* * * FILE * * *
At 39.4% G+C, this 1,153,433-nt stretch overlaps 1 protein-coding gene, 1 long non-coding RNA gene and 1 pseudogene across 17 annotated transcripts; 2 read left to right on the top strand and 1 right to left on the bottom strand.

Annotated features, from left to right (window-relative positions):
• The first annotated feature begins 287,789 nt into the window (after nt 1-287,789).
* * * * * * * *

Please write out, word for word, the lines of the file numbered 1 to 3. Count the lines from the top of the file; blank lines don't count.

At 39.4% G+C, this 1,153,433-nt stretch overlaps 1 protein-coding gene, 1 long non-coding RNA gene and 1 pseudogene across 17 annotated transcripts; 2 read left to right on the top strand and 1 right to left on the bottom strand.

Annotated features, from left to right (window-relative positions):
• The first annotated feature begins 287,789 nt into the window (after nt 1-287,789).